A disturbing video has been released, showing a group of lions in the African Savanna playing with a plastic bag.
The video, posted to YouTube by a wildlife filmmaker known as Rob the Ranger, highlights the dangers plastic bags can have on unsuspecting animals who think it is a play thing.
In the video description on YouTube, Rob the Ranger writes that, after the lions dropped the bag, he waited for them to move off so that he could pick it up.
The video was taken at the Sabi Sand Wildtuin wildlife reserve in South Africa. On its website, the reserve lists three main projects: community, conservation and saving rhino.
"The integrity of South Africa’s protected areas is important not only to preserve some of the most diverse habitats and ecosystems on earth but also to secure this legacy for future generations," the reserve writes at the top of its website.
It is not known where the bag came from but Rob the Ranger speculated it could have been brought into the reserve by a hyena who may have been scavenging bins at a nearby lodge.
"The bag may have gotten into the bush by hyenas or baboons taking it from a lodge as there are no routes in the area for the general public to drop litter on. any lodges have pledged to reduce plastic pollution already," Rob added in the video description.
The video and accompanying images were first published and reported by the Daily Mail.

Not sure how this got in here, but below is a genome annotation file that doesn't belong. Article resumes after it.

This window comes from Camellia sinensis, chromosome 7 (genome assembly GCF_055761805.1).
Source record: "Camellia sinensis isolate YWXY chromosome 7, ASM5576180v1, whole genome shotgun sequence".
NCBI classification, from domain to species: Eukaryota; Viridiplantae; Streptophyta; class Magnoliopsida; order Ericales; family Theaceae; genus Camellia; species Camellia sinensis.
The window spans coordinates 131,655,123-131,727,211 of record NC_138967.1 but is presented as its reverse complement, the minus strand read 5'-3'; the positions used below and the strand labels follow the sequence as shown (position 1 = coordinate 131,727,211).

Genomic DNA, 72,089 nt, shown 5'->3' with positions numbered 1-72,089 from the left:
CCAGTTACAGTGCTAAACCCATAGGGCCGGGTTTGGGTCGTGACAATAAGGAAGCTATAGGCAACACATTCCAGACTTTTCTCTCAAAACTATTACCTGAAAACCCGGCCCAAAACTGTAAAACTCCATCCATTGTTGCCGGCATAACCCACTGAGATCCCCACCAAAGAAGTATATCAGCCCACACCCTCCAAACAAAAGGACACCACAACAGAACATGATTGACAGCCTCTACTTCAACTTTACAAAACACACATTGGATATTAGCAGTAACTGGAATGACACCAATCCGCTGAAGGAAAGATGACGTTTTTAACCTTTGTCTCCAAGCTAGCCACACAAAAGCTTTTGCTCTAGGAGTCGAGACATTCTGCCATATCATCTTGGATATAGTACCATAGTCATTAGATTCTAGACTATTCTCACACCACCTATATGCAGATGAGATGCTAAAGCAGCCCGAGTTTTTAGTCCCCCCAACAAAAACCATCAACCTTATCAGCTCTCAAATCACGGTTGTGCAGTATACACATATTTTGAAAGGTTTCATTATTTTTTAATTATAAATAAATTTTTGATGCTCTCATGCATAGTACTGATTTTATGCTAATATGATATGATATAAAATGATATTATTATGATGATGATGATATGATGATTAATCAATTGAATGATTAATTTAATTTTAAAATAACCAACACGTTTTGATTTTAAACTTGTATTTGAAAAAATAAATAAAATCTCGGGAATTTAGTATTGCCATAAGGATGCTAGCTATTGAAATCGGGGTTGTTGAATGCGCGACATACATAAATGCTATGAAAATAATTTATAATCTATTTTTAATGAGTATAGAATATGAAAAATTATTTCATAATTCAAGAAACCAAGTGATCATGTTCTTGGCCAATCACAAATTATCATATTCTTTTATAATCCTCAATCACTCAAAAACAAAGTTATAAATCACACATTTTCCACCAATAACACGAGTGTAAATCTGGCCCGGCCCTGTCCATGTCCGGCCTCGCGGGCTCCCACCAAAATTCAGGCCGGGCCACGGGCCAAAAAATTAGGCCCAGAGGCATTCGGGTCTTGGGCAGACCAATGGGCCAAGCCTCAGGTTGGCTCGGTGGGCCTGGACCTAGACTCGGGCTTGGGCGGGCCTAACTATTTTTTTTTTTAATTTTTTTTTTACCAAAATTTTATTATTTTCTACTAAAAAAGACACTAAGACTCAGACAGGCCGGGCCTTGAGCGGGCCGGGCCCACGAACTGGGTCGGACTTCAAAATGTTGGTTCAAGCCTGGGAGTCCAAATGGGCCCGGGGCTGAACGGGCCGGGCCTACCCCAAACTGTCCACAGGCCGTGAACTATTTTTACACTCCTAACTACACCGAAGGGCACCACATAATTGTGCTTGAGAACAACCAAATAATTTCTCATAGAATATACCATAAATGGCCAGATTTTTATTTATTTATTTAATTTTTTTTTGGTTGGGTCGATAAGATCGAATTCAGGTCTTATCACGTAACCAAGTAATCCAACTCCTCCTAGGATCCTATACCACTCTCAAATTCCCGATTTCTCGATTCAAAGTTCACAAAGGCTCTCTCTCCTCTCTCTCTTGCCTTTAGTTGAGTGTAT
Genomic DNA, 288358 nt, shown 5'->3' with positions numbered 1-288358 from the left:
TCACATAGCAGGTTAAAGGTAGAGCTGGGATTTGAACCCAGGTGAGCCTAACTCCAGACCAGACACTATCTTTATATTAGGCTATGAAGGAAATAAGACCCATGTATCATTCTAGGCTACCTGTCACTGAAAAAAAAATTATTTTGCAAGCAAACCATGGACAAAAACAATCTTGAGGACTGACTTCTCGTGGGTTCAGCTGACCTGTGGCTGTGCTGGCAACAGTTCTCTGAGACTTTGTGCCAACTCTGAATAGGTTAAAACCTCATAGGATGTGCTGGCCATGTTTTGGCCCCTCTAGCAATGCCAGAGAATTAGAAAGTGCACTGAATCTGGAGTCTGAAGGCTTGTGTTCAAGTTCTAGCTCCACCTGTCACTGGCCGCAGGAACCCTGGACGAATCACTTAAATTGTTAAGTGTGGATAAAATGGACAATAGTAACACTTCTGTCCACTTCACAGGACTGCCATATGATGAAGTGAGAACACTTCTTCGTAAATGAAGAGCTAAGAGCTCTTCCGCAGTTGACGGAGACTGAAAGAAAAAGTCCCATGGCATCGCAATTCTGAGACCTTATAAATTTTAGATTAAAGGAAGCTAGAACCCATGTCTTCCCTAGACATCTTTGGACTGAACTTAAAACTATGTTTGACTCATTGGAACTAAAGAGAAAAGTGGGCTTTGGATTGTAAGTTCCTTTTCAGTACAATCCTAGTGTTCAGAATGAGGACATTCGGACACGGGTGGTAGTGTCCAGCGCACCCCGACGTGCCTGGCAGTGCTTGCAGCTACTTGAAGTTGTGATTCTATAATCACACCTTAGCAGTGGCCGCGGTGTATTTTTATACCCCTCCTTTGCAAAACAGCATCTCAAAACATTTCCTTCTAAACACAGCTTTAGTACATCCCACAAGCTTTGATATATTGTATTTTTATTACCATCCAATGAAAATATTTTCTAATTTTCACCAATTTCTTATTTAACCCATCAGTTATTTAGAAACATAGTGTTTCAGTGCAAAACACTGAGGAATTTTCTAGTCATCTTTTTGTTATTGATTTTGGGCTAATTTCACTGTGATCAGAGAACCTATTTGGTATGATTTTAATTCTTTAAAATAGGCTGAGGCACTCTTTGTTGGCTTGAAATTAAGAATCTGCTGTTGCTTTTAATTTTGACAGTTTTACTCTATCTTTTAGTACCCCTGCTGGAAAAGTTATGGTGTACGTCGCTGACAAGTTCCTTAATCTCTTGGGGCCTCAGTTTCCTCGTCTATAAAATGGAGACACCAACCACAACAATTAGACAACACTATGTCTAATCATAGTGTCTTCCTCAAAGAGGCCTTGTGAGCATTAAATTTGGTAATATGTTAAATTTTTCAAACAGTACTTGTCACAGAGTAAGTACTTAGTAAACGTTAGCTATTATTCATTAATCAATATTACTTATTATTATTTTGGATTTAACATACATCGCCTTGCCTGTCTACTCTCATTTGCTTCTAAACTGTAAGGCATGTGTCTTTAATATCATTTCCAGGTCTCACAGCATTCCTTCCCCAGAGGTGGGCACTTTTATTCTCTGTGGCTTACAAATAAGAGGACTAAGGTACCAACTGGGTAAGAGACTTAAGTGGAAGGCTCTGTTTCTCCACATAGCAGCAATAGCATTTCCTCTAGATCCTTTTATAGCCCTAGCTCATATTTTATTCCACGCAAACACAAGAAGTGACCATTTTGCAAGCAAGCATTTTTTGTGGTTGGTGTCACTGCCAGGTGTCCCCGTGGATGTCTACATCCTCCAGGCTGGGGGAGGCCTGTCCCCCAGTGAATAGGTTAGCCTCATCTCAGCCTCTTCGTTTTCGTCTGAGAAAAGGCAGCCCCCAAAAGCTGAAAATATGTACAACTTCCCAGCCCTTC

Plastic conservation and bans have come into the spotlight, as companies and cities work to promote environmental conservation.
Starbucks recently said it would ban plastic straws by 2020, citing environmental reasons. Seattle, where Starbucks is headquartered, recently became the first U.S. city to ban plastic straws and utensils.
There are also calls for other major corporations, such as McDonald's to do away with plastic at its stores (it is currently working to remove plastic straws from its UK restaurants).
The CEO of PRIMASTRAW, a company that makes straws for major companies, recently told Yahoo Finance that Starbucks was making the "right decision" to ban plastic straws.
The videos also highlight how fragile the African lion population has become, declining by an estimated 43 percent to approximately 20,000 over the past two decades, according to WildAid.
Follow Chris Ciaccia on Twitter @Chris_Ciaccia